Cooking with the help of small children may be an act of bravery but it’s also a gift. As your children grow into teenagers with hollow legs, facing a pantry of possibilities, they won’t need to resort to pre-packaged boxes, but will have the skills to stir, boil and sauté their way to healthier and tastier options.
We know that children need to maintain a balanced diet to grow up healthy and strong and meet the high energy needs of their growing bodies.
Involving them in the kitchen and having them handle foods, touch them, taste them and as they get older, learn to cook with them can be an adventure, a fun part of their play time and a great learning experience.
Hélène Hilton is a qualified Early Years and Primary teacher and has a Masters of Education in Children’s Literature. She is an editor at Dorling Kindersley (DK) and is behind production of their book Look I’m a Cook.
“I had only been working at DK for a couple of weeks, fresh from my teaching days, when we started talking about making a new series of STEAM (Science, Technology, Engineering, Art and Maths) books.
“As an Early Years teacher, I would teach science to four or five year olds through sensory play and cooking. Cooking is absolutely a science and an art, as well as being fun sensory exploration.
“As a team, we all agreed that children have an innate scientific curiosity so we set about creating books that nurtured and encouraged them to experiment, play, and learn.”
Celebrating the joy, love and fascination of food
Hélène says cooking is something to be celebrated.
“Healthy eating is such a huge issue internationally and many adults have a difficult relationship with food. But children need to know that food can be full of joy, love, and fascination.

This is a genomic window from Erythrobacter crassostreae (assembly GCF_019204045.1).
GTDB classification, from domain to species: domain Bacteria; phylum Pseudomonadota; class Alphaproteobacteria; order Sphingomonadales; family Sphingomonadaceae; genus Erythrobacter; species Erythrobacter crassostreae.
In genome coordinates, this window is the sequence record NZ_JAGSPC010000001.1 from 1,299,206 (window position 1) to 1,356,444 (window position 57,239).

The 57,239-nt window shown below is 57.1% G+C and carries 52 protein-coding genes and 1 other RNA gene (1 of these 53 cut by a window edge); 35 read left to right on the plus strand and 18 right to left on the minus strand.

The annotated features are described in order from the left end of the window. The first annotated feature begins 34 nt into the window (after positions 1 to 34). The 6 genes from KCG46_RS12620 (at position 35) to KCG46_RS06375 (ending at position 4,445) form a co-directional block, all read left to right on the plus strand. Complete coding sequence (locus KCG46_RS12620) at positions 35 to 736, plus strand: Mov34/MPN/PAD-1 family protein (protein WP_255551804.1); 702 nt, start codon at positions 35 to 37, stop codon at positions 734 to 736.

“In Look I’m a Cook, we tried to use as many fresh ingredients as possible and the recipes are designed so that a child can follow most of the steps with minimal adult involvement. This means that the child can lead the cooking and be proud of what they have made.
“Throughout the book, we encourage the child and carer to ask questions about the ingredients and really pay attention and value them. Food is amazing and cooking fresh, delicious recipes can remind us of that.”
Parents often question whether they are putting their children on the path to success as fussy toddlers refuse random foods or inexplicably spend a week rejecting any food unless it is red. But by taking a deep breath and following some sensible guidelines our children will form healthy eating habits that set them up to continue making good, wholesome nutritious food choices.
Eating is a time for learning and exploring. When a baby first starts solids they are getting most of their nutrition from breast milk or infant formula so any refusal to eat is not important and you can easily try another time.
As children get older it is also normal for them to be fussy with food. It’s part of growing up. Children may eat more some days than others or take a while to try new foods. Try not to pressure them. Simply let them touch, smell or taste it and try again another time if they refuse. If they refuse a meal, you can re-offer it at the next meal or as a snack.
Children are usually fascinated by cooking so capturing their interest in the kitchen can help overcome their fussiness and provide opportunities to re-offer foods or to try new ones.
Children’s curiosity about cooking should be encouraged by letting them help out in the kitchen. Get them involved as much as you safely can and be patient when they get it wrong or make a mess. There’s no sensory fun without a little bit of mess.
They will learn so much and have fun doing it. Not to mention the huge sense of pride they will have in helping you create something.
“I remember kitchens having a special kind of magic when I was a child. A lot of recipes in the book came directly from things I remember making, and loving, as a child,” Hélène says.
“Even simple things, like freezing a small pot of yogurt with a spoon sticking out of it, turned it into a special treat over the summer holidays. It was so much more exciting that just getting ice cream out of the freezer because I had MADE it and I felt proud. That (very, very simple) recipe is in the book now.”